Perhaps the rule of thumb is never use two stacks with the same name in the
same project. You may want to give the template stack a different name, then
store the name of whichever stack you want to work with in a variable, then
update all references to that stack to use the variable.
> On Oct 17, 2016, at 07:07 , Graham Samuel <livf...@mac.com> wrote:
> Thanks Mark for that intervention. In the way this is a gotcha that should be
> better documented, since one **must** populate the stackFiles property as a
> side effect of including the stacks in the project in its standalone settings
> - the information in the list of stacks to be included is exactly the
> contents of the stackFiles property, at least initially. If say this contains
> (as mine does) a template stack that’s got to go into the resources folder of
> the standalone, then I have no choice but to tell the standalone builder
> about it. To achieve what I want - the ability to close a stack which is in
> effect a clone of this template and remove it from RAM, just as the IDE is
> able to do - I will have to delete the reference to to the template stack in
> the stackFiles property, and rely on the program’s own knowledge of where the
> template is stored. I’m slightly surprised that this hasn’t come up before.
> It occurs to me that there may be a solution in renaming the template stack
> as soon as it is cloned, but I haven’t tried it.
> Finally I should say that the Dictionary entry for ‘the stackFiles’ is a bit
> inadequate, as it doesn’t mention the interaction between the standalone
> builder and the property. Maybe this amounts to a bug, if only in the
> Thanks again
>> On 17 Oct 2016, at 12:39, Mark Waddingham <m...@livecode.com> wrote:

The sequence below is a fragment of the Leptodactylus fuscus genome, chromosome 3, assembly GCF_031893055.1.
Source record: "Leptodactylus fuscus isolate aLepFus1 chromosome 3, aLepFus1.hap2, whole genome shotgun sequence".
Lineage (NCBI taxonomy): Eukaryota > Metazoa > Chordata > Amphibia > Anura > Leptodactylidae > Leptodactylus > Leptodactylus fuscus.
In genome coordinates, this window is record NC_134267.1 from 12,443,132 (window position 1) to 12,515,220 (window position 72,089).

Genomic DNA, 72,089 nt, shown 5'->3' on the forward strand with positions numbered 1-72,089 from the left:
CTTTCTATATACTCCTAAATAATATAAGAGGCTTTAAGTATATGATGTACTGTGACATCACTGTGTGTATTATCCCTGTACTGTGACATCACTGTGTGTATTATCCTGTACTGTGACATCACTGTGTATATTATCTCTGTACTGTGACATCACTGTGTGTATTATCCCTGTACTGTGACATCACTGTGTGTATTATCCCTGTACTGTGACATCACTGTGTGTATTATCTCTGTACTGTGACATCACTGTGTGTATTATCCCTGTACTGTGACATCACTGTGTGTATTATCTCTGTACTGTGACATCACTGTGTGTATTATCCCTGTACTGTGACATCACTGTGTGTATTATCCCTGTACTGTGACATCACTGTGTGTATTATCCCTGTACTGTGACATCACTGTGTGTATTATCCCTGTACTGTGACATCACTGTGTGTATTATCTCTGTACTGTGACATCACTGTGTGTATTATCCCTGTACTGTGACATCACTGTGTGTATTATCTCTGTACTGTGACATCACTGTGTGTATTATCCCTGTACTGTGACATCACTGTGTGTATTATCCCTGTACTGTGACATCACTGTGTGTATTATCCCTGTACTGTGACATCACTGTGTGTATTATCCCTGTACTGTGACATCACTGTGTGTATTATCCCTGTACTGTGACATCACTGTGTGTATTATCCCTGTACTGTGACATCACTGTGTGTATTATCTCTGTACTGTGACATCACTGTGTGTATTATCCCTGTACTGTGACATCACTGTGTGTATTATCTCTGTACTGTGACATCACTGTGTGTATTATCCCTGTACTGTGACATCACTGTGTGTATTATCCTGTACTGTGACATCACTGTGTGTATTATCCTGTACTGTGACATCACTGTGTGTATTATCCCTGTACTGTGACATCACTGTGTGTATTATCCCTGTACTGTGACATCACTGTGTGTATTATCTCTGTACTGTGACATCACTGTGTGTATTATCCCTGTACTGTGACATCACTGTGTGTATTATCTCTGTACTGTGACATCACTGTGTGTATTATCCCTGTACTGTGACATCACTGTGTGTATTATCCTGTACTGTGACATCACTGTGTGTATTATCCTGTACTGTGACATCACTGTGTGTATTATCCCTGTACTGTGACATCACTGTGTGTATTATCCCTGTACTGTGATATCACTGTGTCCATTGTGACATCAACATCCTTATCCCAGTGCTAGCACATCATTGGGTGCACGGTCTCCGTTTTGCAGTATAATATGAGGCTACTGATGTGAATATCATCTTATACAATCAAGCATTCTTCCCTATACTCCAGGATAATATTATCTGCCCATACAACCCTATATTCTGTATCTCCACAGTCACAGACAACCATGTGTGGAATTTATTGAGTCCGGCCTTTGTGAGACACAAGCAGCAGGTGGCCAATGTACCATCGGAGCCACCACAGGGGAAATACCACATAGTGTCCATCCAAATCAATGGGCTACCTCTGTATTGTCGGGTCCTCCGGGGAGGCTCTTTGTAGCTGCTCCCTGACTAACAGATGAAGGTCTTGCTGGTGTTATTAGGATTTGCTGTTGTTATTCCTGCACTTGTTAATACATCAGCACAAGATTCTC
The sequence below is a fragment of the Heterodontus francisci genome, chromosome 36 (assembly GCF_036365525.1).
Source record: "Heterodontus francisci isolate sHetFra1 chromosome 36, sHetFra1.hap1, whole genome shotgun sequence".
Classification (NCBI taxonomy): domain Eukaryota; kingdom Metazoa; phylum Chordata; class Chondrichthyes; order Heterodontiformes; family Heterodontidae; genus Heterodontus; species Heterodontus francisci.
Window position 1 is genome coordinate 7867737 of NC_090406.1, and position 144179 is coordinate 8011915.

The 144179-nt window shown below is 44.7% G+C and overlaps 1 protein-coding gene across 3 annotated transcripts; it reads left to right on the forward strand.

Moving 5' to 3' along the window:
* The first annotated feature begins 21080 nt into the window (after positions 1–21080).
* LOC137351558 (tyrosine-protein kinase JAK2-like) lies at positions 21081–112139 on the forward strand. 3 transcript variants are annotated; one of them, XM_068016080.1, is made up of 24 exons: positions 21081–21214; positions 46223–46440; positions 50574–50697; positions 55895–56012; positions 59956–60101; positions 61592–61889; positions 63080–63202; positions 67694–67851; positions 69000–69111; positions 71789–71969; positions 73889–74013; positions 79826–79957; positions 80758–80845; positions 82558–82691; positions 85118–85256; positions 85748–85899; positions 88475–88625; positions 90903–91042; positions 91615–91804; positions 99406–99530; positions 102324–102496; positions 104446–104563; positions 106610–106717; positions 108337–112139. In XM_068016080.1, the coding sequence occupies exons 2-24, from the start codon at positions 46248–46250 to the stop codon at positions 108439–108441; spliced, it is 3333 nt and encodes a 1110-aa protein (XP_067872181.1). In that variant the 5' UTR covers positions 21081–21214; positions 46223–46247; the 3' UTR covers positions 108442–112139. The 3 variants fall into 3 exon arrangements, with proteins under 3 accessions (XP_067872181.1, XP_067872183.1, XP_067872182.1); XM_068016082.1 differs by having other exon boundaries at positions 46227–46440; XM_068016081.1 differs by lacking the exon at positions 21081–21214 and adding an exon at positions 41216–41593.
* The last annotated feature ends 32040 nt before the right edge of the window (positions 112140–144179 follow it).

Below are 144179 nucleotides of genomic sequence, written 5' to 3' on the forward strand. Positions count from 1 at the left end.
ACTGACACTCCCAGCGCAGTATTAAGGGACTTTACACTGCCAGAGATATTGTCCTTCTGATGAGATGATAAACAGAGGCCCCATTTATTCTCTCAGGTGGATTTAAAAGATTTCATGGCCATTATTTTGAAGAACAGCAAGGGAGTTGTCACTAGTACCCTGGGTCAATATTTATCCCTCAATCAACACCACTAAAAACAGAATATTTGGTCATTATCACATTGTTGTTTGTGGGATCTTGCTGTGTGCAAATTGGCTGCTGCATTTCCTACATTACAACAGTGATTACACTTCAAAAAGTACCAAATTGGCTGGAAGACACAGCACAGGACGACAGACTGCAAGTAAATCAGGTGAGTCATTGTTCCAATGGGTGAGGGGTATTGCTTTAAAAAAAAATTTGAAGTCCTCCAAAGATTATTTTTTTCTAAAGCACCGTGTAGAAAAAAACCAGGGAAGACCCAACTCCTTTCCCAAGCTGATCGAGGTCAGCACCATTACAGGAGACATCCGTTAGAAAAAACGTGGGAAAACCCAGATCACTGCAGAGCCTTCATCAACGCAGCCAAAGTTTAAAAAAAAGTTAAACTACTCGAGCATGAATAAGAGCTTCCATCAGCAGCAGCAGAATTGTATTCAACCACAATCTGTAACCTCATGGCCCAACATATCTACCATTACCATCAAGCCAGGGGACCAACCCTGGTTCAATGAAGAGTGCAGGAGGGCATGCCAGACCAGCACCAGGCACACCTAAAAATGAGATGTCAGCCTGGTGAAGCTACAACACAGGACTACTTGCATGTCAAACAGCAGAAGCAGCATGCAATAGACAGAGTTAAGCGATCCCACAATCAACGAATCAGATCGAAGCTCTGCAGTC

>> On 2016-10-17 11:15, Graham Samuel wrote:
>>> Thanks Jacque - wise words as always. The idea that the delete would
>>> work depending on whether the stack was newly created had not occurred
>>> to me, but seems like a good reason why my simplified tests didn’t
>>> show the problem. I will try again to create a simple demo, and
>>> hopefully I can file a bug report.
>> Thanks for the bug report
>> (http://quality.livecode.com/show_bug.cgi?id=18612) - I was a bit puzzled
>> about the situation you and Jacque described until I saw your code.
>> This isn't in fact a bug, just a subtle interaction with the stackFiles
>> property of your 'Master' stack.
>> The stackFiles property maps names of stacks to filenames - it basically
>> means that when the engine resolves a chunk reference 'stack <name>', if
>> there is no stack in memory with the name <name>, then it will look through
>> the stackFiles property of the stacks in memory to try and resolve it
>> (starting with the stack of the script being executed). Furthermore, it
>> resolves things relative to the path to the stack containing the stackFile
>> So, if you have a line 'DataStack -> DataStack.livecode' in the stackFiles,
>> and if there is a DataStack.livecode file next to the stack containing that
>> stackFiles line; a reference 'stack DataStack' will *always* resolve and
>> load the stack.
>> Essentially, asking whether 'stack DataStack' or not exists doesn't work,
>> because referencing the stack causes it to.
>> Warmest Regards,
>> Mark Waddingham ~ m...@livecode.com ~ http://www.livecode.com/
>> LiveCode: Everyone can create apps
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